Subarachnoid hemorrhage differential diagnosis

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Differentiating Subarachnoid Hemorrhage from other Diseases

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AHA/ASA Guidelines for the Management of Aneurysmal Subarachnoid Hemorrhage (2012)

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Editor-In-Chief: C. Michael Gibson, M.S., M.D. [1]; Associate Editor(s)-in-Chief: Sara Mehrsefat, M.D. [2]

Overview

Differential diagnosis

It is clinically difficult to distinguish subarchnoid hemorrhage from an ischemic stroke. However, the symptoms like headache, nausea, vomiting, and depressed level of consciousness should raise the suspicion for a hemorrhagic event compared to ischemic stroke.[1][2]

Disease Findings
Ischemic stroke
  • Occurs when a clot or a mass clogs a blood vessel and cutting off the blood flow to the brain
  • Present as a
    • Thrombotic stroke (thrombus develops at the clogged part of the vessel)
    • Embolic strokes (blood clot that forms at another locations usually the heart and large arteries of the upper chest and neck, and travels to the brain)
  • Urgent evaluation with brain / neurovascular imaging (such as MRI, CT, CTA, MRA), cardiac, and metabolic evaluation is often necessary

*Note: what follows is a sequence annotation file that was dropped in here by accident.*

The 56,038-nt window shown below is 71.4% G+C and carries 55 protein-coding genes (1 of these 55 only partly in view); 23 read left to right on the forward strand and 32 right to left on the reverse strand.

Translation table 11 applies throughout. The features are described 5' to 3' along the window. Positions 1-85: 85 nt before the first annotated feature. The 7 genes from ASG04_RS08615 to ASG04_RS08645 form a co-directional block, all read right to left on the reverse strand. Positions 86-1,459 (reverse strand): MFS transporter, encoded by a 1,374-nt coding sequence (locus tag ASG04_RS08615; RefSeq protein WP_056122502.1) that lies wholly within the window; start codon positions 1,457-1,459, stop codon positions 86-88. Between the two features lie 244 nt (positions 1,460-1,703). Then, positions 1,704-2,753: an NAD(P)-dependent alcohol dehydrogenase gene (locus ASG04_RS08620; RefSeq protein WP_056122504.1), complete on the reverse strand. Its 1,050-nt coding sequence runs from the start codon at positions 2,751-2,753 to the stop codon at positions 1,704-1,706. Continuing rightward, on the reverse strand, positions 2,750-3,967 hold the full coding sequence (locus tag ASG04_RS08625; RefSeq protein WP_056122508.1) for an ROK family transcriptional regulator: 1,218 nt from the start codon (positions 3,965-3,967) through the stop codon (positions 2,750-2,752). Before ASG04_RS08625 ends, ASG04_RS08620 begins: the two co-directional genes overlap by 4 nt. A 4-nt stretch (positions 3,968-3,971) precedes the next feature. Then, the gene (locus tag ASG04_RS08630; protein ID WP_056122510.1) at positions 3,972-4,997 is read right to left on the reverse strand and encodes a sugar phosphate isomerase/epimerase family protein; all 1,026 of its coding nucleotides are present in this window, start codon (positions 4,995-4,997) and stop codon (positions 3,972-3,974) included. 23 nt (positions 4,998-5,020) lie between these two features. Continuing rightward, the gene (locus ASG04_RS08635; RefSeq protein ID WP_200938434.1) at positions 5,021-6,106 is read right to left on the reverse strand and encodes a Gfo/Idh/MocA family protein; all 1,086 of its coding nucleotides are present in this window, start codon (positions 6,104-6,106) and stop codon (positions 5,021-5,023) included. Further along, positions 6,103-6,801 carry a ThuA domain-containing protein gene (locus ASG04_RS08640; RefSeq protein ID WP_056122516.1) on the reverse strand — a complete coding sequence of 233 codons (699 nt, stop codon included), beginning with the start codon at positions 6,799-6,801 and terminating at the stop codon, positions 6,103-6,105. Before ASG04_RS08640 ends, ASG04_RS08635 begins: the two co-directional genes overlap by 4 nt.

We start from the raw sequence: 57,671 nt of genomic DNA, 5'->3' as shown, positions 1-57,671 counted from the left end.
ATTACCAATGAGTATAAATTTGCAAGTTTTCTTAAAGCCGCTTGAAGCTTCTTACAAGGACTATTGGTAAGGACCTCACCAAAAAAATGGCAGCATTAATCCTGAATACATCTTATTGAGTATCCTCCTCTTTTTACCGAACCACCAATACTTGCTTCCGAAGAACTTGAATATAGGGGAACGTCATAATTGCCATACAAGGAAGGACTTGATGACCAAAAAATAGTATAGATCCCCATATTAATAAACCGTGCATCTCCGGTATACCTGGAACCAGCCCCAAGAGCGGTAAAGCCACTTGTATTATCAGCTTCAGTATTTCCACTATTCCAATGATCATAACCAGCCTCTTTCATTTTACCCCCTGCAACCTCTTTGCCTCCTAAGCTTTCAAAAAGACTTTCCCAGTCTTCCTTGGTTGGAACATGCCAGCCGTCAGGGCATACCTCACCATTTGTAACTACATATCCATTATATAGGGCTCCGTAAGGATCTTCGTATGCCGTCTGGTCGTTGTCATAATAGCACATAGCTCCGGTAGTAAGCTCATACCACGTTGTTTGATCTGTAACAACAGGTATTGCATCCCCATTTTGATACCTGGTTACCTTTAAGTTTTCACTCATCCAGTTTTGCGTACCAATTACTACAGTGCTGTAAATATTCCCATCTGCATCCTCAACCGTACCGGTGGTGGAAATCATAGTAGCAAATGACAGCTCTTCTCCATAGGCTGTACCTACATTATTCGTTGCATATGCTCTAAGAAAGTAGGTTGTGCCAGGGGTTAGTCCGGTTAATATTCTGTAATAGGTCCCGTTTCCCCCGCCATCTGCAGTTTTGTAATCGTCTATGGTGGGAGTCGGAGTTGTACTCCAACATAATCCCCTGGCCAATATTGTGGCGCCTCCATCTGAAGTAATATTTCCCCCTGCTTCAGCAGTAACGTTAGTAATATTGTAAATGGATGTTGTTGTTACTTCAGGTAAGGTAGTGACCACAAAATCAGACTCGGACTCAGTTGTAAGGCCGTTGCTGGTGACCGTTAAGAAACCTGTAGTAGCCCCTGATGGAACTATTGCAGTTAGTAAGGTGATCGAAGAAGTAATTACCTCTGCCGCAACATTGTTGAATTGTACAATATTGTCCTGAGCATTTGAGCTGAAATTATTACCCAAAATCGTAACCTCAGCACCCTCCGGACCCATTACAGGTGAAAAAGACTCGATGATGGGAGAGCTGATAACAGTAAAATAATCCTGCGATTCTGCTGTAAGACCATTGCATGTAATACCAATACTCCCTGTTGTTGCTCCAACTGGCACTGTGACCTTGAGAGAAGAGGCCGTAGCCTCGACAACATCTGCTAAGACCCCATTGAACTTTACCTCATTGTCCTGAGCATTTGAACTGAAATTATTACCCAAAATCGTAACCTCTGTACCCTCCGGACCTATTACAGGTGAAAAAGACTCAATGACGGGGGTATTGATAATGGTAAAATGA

transient ischemic attack (TIA)
  • Caused by a temporary clot which often called a “mini stroke”
  • Occurs rapidly and presents as a sudden onset of a focal neurologic symptom/sign lasting less than 24 hours
  • Urgent evaluation with brain / neurovascular imaging (such as MRI, CT, CTA, MRA), cardiac, and metabolic evaluation is often necessary
Acute hypertensive crisis/Malignant hypertension
  • Presents as significantly elevated blood pressure (systolic pressure ≥180 and/or diastolic pressure ≥120 mmHg) with or wihout acute end-organ injury
  • Urgent evaluation with MRI and CT of the brain, serum creatinine, urinalysis, cardiac (EKG, chest x ray, and cardiac enzymes) and metabolic evaluation is often necessary
Sentinel headache[3]
  • Caused by small aneurysmal leaks into the subarachnoid space
  • Presents as a episode of headache similar to that accompanying subarachnoid hemorrhage (days to weeks prior to aneurysm rupture) and focal neurologic symptoms and signs are usually absent
Sinusitis
  • Presents with acute and subacute headaches and facial pain
Hypoglycemia
Pituitary apoplexy[4]
  • Caused by pituitary gland infarct or hemorrhage secondary to pitutiery adenoma
  • Presents with acute headache, change in mental status, ophthalmoplegia, and decreased visual acuity
    • Brain CT and MRI are the preferred imaging techniques
Cerebral venous thrombosis[5][6]
  • Presents with isolated gradual onset headache or in combination with papilledema, seizures, bilateral focal deficits, and change in mental status
  • Brain MRI with venography should be considered